Les sibarites (The Sybarites) is an opera in the form of a one-act acte de ballet by Jean-Philippe Rameau, first performed on 13 November 1753 at Fontainebleau. The libretto is by Jean-François Marmontel. It tells the story of a war between Sybaris and Croton. The conflict ends when the king and queen of the two cities fall in love with each other. The work was later incorporated into a revival of Rameau's opéra-ballet Les surprises de l'Amour in 1757.
|Role||Voice type||Premiere Cast, 13 November 1753|
|Hersilide, newly elected Queen of Sybaris||soprano||Marie-Jeanne Fesch 'Mlle Chevalier'|
|Philoé, a woman belonging to Hersilide's court||soprano||Rivière|
|Agis, a lord belonging to Hersilide's court||tenor (haute-contre)||François Poirier|
|Astole, general of the Crotoniates||bass||Henri Larrivée|
Scene: The stage shows a verdant amphitheatre covered with trees forming a bower. In the background is a throne covered by a canopy of flowers. Queen Hersilide is sitting on the throne.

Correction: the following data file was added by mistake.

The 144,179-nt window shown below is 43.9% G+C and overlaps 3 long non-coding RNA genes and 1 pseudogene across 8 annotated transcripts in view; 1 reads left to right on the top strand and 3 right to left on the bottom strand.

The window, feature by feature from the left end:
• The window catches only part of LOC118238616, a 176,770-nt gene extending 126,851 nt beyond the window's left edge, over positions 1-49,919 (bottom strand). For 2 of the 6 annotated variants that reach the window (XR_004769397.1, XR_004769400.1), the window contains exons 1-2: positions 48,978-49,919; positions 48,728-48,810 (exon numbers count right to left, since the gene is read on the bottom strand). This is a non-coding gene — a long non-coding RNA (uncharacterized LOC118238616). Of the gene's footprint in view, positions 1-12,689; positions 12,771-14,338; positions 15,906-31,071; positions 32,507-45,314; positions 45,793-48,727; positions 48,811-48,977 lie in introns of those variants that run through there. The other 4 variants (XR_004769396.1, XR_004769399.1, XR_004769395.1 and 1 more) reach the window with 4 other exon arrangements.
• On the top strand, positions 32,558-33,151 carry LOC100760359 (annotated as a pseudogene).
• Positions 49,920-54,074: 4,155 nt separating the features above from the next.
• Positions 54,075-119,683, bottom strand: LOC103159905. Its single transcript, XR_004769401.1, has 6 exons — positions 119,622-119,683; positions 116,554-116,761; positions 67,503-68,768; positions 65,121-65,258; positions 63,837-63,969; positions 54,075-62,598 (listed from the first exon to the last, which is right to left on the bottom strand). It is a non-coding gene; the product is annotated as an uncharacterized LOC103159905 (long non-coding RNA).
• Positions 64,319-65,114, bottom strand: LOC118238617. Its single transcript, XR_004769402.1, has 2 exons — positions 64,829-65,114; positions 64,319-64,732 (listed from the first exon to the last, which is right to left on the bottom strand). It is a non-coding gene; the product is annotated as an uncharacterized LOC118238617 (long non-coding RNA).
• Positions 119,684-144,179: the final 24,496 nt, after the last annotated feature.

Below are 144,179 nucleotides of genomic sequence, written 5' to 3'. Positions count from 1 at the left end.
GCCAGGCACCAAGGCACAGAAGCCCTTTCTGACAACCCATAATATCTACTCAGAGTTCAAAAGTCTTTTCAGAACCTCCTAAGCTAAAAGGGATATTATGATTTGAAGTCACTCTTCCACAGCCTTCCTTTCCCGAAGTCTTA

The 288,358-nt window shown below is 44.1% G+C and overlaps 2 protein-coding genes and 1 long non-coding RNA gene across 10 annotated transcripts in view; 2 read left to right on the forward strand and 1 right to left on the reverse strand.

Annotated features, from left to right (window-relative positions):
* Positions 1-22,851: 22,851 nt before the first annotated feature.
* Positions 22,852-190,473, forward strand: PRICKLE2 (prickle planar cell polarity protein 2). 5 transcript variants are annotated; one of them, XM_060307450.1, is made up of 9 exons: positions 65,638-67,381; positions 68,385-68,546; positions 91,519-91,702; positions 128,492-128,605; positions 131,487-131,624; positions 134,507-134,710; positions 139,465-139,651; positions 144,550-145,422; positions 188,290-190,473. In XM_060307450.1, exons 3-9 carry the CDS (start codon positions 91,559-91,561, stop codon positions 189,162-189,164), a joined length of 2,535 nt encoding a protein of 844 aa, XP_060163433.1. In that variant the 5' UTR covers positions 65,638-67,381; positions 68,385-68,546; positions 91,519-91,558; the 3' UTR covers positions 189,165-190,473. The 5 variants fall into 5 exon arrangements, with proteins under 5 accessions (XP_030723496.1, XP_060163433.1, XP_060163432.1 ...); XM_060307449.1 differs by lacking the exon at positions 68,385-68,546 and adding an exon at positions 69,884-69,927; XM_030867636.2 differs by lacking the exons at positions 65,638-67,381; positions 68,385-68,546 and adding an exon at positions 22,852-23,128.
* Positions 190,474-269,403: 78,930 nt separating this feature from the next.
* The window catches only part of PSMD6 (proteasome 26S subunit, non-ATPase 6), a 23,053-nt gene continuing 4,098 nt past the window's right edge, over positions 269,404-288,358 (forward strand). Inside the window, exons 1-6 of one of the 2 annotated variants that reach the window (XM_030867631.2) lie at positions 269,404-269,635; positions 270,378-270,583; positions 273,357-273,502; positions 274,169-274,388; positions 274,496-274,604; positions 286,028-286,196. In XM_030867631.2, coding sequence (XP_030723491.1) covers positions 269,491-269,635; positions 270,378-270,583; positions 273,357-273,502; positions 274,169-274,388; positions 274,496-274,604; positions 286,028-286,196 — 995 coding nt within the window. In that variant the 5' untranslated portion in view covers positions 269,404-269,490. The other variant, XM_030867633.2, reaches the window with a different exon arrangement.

The people of Sybaris celebrate the coronation of their new queen (Chorus: "Régnez, mortelle adorable"). Agis and Philoé trust she will maintain the Sybarite tradition of devotion to pleasure. Hersilide pledges that her reign will bring love and happiness. The Sybarite festivities are suddenly interrupted by the noise of war (Chorus: "Quel bruit se mêle à nos concerts!"). Agis brings news that the neighbouring city of Crotone is invading Sybaris. Hersilide is undaunted and tells her people to offer flowers to the belligerent Crotoniates. Left alone, she prays to Cupid to aid her (Air: "Tendre Amour, prête-moi tes armes"). The Crotoniates arrive under their leader Astole, who rejects the Sybarites' flowers and accuses them of effeminacy ("Peuple efféminé, coeurs timides"). However, when he sees Hersilide he begins to fall in love with her. Astole says he has come to teach the Sybarites to throw off their idleness and acquire a thirst for glory, but he is disturbed to find himself succumbing to Sybaris's charms. Eventually, he agrees to let the Sybarites live under their own laws and confesses the power of Cupid. The opera ends with the Sybarites and the Crotoniates celebrating together.